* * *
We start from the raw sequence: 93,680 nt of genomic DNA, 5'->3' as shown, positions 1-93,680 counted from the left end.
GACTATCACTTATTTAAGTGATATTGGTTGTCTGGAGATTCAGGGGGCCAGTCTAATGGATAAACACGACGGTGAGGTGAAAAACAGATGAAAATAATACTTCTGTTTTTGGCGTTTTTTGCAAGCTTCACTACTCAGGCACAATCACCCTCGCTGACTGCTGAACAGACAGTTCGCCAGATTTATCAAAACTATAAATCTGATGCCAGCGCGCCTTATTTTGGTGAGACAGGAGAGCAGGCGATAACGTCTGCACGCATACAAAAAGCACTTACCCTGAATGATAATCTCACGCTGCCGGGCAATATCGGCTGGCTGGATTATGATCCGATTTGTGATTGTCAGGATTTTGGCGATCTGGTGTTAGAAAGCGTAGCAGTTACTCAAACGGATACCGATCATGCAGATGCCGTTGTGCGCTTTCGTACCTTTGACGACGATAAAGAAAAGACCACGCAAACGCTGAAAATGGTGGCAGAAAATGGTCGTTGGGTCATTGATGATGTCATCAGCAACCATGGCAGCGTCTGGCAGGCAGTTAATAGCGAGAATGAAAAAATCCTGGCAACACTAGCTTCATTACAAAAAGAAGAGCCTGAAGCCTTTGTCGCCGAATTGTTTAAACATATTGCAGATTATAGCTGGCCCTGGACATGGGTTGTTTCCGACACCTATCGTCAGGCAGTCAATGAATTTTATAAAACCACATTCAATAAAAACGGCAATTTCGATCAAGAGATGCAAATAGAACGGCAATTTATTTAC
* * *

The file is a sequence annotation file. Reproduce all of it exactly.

We start from the raw sequence: 93,680 nt of genomic DNA, 5'->3' as shown, positions 1-93,680 counted from the left end.
GACTATCACTTATTTAAGTGATATTGGTTGTCTGGAGATTCAGGGGGCCAGTCTAATGGATAAACACGACGGTGAGGTGAAAAACAGATGAAAATAATACTTCTGTTTTTGGCGTTTTTTGCAAGCTTCACTACTCAGGCACAATCACCCTCGCTGACTGCTGAACAGACAGTTCGCCAGATTTATCAAAACTATAAATCTGATGCCAGCGCGCCTTATTTTGGTGAGACAGGAGAGCAGGCGATAACGTCTGCACGCATACAAAAAGCACTTACCCTGAATGATAATCTCACGCTGCCGGGCAATATCGGCTGGCTGGATTATGATCCGATTTGTGATTGTCAGGATTTTGGCGATCTGGTGTTAGAAAGCGTAGCAGTTACTCAAACGGATACCGATCATGCAGATGCCGTTGTGCGCTTTCGTACCTTTGACGACGATAAAGAAAAGACCACGCAAACGCTGAAAATGGTGGCAGAAAATGGTCGTTGGGTCATTGATGATGTCATCAGCAACCATGGCAGCGTCTGGCAGGCAGTTAATAGCGAGAATGAAAAAATCCTGGCAACACTAGCTTCATTACAAAAAGAAGAGCCTGAAGCCTTTGTCGCCGAATTGTTTAAACATATTGCAGATTATAGCTGGCCCTGGACATGGGTTGTTTCCGACACCTATCGTCAGGCAGTCAATGAATTTTATAAAACCACATTCAATAAAAACGGCAATTTCGATCAAGAGATGCAAATAGAACGGCAATTTATTTAC